Taxi Drivers Muck Up Traffic In European Streets To Protest Uber

Traditional taxi cab drivers in Europe have apparently found a natural enemy in Uber, the seem to have found a natural enemy in Uber, the on-demand car service connected to a smartphone app. In protest against their rivals, hundreds of taxi drivers clogged up traffic in the streets of London, Paris, Berlin and more.

In London, cab drivers clogged up traffic near Trafalgar Square, honking as they went past the Houses of Parliament and Prime Minister David Cameron’s home, reports Reuters. Cabbies in Paris choked up main roads during the main commute, while their compatriots in Berlin, Madrid and Barcelona also made things tough on commuters.

“This about an all-out assault on our profession, our livelihoods,” said one London taxi driver who’s been driving for 34 years. “These big companies are coming in, not playing by the rules.”

European drivers claim Uber goes against local taxi rules, licensing and safety regulations, among other things. But Uber says it’s totally on the up and up in each place it operates.

“What you are seeing today is an industry that has not faced competition for decades,” said Pierre-Dimitri Gore-Coty, Uber’s Regional General Manager for Europe.

“Now finally we are seeing competition from companies such as Uber which is bringing choice to customers,” he said, calling the taxi industry in most countries “highly regulated” and “not pro-consumer.”

To make up for today’s traffic snarls, Uber emailed clients in Germany with a 50% for the rest of the day on shared rides, while in London it took out a full-page advertisement offering new customers 20 pounds ($33.58) off their first trip.

Taxis sow traffic chaos in Europe protesting against Uber car app [Reuters]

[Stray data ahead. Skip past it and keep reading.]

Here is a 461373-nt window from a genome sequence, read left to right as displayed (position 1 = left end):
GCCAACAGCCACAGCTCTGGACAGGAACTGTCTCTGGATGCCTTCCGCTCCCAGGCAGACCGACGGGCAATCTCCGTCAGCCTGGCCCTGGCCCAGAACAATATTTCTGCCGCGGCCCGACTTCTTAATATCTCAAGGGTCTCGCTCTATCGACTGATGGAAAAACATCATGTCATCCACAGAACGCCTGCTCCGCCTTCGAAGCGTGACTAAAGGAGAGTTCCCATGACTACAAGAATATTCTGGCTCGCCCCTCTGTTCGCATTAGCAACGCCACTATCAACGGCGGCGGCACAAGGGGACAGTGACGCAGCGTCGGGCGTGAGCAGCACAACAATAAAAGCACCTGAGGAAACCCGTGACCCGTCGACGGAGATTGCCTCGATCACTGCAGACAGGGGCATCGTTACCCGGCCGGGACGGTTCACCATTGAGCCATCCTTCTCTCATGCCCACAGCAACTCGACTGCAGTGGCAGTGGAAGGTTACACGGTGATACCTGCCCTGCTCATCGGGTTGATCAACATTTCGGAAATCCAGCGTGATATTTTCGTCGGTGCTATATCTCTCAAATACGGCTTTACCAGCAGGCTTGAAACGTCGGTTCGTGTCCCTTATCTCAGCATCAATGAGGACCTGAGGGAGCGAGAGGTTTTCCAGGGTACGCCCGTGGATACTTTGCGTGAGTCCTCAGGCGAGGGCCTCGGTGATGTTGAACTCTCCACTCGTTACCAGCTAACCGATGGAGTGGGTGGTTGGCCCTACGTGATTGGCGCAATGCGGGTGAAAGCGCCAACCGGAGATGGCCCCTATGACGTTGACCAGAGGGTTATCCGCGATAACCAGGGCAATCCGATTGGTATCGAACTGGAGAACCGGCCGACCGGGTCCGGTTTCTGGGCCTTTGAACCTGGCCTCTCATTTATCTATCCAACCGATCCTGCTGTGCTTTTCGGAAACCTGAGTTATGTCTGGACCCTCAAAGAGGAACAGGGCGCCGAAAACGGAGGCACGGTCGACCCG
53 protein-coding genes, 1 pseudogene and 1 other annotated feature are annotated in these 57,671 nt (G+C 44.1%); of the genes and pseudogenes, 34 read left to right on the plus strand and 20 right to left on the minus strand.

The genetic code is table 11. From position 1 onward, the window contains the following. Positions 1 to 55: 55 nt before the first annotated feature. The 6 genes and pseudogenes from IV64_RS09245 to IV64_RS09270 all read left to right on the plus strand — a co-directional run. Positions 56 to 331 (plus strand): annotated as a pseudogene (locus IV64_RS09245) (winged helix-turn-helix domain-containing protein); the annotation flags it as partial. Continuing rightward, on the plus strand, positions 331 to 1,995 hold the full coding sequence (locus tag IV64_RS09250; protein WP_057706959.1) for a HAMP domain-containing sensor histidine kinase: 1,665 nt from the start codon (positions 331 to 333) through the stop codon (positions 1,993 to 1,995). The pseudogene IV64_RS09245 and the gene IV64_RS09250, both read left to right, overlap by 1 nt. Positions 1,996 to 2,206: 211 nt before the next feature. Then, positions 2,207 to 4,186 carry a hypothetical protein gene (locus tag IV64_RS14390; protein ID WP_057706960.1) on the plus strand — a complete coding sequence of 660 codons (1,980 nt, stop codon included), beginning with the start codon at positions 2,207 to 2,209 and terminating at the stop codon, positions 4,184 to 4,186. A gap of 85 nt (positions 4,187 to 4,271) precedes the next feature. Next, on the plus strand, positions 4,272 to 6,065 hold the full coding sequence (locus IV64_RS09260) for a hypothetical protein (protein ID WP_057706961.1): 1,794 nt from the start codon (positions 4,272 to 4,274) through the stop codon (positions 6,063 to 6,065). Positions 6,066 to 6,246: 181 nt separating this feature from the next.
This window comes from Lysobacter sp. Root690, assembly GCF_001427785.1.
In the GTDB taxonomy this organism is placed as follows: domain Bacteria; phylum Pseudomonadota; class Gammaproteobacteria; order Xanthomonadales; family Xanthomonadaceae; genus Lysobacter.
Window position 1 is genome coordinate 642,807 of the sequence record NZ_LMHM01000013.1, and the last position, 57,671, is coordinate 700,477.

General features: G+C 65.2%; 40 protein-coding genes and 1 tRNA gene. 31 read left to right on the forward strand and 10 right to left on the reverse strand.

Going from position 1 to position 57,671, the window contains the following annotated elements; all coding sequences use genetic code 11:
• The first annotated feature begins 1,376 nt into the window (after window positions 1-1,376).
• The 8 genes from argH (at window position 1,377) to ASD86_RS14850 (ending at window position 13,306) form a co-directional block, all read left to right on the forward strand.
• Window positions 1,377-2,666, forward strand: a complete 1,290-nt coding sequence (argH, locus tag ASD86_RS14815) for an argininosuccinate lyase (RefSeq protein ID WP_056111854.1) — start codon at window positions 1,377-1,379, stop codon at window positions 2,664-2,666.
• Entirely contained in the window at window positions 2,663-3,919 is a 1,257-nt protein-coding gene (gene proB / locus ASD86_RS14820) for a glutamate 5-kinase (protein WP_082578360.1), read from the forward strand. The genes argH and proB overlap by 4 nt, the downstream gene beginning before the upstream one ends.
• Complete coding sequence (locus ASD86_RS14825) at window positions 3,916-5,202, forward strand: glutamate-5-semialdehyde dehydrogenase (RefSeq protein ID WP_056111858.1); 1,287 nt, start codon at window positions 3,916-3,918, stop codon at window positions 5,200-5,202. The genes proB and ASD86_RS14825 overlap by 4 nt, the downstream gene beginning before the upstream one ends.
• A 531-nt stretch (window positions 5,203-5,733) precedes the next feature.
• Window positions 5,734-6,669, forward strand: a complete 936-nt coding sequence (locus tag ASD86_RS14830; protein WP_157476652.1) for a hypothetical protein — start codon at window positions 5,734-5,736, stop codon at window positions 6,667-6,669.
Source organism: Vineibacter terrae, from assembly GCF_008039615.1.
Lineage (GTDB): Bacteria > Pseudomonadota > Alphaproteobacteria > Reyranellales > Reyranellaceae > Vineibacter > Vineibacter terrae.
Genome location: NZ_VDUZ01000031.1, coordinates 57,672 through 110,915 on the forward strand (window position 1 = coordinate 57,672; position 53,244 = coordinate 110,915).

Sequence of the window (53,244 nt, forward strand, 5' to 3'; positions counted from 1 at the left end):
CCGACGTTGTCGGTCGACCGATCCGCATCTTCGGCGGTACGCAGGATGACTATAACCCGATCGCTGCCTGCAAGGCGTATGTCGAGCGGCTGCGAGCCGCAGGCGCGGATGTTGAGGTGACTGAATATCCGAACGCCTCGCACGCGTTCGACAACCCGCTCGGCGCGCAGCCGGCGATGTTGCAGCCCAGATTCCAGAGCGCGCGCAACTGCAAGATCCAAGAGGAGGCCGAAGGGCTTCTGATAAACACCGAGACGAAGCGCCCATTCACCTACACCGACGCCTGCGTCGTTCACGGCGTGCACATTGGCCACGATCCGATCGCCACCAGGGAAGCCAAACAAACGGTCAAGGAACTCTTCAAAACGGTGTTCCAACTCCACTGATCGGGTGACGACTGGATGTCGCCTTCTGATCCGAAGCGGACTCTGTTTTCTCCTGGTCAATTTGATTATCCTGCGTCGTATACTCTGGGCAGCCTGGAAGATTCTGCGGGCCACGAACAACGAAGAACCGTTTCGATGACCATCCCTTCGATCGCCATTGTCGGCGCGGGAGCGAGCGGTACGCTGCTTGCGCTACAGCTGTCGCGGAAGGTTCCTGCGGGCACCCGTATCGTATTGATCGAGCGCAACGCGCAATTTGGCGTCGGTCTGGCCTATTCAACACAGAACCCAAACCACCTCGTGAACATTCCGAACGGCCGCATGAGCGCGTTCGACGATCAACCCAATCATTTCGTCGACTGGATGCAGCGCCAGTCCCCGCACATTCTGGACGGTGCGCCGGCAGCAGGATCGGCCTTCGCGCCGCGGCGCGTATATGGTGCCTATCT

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  1. ShadyTrust says:

    The same is happening with AirBNB in NYC. The city’s afraid competition will hurt the big hotel chains that are fueling their politics. Can’t have that.

  2. Mokona512 says:

    This goes to show how bad their customer service is. Services like uber, tend to cost more than the established taxi services, other than costing more, from many of the reports, the cars are more comfortable and the customer service is far better with fewer issues surrounding purposely taking bad routes in order to rake in more money.

    All they really need to do is offer better customer service for the same price and they can easily beat uber. It will not really even cost them much, just don’t screw customers over to get more money out of them, and either get rid of, or find a better position for those dividers (some cabs have them installed in such a way where there is almost no leg room).

    Uber’s business model seems to be based on offering more convenience and a little better customer service, while charging a lot more for it. The established taxi services seem to follow a business model of “you will take what we give you, or you can take the bus”

    If they are seeing enough loss of business to want a protest, even though the competition is charging significantly more, then it means that treating customers like crap is not working out for them (both services will get them from point A to point B, but based on their reaction, it seems that enough people are willing to pay more to not be treated like crap while getting there).

    • kjh says:

      I’d agree with a lot of this, with the exception of London. I’d rather have a driver that passed “The Knowledge”.